Homemade Hardware Midterm – Creating an SMB

For our Homemade Hardware midterm, we are designing and creating our own surface-mounted boards. I’m going to combine this midterm with my Playful Communication in Serious Research class. For our PCSR class, we are designing a museum exhibit demonstrating how rhythms help us process sound. We are basing this exhibit off the research of NYU Ph.D candidate Keith Doelling. His research focuses on how the synchronicity of brain waves help us comprehend sound inputs.

In his research, he compares the oscillations of brain waves to drumming. If drums were the only way in which humans could communicate, they could drum randomly but they would not be able to understand each other. Only when they coordinate their drumming and synchronize can they spread a message to one another and possibly farther. The neurons that fire in a brain work in a similar fashion, and this phenomenon of synchronicity is how our brain comprehends sounds like speech and music.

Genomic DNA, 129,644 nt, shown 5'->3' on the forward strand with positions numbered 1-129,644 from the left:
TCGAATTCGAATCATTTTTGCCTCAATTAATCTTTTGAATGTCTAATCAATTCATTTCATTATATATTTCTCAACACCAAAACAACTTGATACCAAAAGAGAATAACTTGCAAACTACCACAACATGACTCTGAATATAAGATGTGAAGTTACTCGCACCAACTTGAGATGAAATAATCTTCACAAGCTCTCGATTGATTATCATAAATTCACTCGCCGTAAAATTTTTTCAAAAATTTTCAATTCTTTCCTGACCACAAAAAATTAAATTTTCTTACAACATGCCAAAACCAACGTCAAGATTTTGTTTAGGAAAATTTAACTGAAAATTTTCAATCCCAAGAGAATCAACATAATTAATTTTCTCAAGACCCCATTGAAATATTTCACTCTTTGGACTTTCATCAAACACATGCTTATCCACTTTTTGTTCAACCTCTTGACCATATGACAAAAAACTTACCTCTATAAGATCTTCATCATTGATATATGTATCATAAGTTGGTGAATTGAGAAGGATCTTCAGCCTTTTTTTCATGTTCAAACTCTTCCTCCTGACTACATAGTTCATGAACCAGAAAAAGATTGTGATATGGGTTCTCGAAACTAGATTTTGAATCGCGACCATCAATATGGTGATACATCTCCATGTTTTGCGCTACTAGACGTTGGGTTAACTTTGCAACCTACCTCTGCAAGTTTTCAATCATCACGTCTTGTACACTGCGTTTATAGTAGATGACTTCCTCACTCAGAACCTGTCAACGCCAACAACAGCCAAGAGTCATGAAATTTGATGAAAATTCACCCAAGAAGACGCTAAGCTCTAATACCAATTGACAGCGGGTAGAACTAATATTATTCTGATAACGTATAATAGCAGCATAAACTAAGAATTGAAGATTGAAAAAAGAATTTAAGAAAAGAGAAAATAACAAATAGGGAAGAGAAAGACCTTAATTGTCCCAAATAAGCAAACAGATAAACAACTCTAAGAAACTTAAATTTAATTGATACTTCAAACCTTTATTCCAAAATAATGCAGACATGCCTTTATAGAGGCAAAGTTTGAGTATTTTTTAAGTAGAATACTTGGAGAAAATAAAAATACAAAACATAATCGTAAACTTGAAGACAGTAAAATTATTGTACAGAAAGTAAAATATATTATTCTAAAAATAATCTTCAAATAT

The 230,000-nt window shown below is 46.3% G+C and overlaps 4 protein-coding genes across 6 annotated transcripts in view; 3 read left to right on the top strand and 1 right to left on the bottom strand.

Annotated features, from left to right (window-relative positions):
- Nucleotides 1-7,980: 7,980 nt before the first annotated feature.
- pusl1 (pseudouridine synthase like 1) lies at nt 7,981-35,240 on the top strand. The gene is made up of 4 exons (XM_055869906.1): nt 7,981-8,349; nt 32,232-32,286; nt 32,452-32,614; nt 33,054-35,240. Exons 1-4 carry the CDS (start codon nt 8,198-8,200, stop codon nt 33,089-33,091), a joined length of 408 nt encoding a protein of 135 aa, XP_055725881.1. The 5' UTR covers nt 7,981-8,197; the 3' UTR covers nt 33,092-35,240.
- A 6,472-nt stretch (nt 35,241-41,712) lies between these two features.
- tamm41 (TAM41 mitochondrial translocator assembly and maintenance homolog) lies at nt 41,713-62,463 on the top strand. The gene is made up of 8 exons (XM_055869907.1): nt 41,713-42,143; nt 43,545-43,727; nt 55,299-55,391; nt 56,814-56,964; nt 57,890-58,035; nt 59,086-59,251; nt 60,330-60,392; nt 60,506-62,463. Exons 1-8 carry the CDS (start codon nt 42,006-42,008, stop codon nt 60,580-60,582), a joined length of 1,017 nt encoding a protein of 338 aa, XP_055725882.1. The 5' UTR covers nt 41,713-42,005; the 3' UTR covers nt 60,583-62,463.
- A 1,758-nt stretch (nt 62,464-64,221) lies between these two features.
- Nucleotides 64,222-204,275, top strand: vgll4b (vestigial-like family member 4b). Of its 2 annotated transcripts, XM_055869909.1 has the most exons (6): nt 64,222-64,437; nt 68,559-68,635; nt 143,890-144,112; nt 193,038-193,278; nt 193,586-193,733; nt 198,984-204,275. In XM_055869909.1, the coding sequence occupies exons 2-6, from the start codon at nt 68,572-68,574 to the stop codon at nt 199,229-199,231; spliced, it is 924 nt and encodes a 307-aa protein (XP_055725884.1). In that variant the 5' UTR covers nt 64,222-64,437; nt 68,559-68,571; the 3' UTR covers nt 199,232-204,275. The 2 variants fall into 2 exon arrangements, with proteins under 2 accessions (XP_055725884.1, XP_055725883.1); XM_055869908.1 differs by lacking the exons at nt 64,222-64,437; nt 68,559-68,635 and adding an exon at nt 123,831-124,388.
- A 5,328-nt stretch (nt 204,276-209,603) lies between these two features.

For one of our exhibits, we want to create a participatory experience, where people see the sound data of spoken speech. Three pads will sit in front of this screen, and viewers will have to drum the rhythm of this speech in order to hear comprehensible speech. If they drum off-rhythm, the participants will only hear static. Here’s a quick sketch:

Here’s a higher-fidelity sketch, along with the different sensors I will use.

For this exhibit, I will create an SMB board that hooks up three Piezo sensors to a bluetooth chip and send that data to a Mac Mini to project the data to a wall. I could use some feedback on which chip is easier to install and more stable.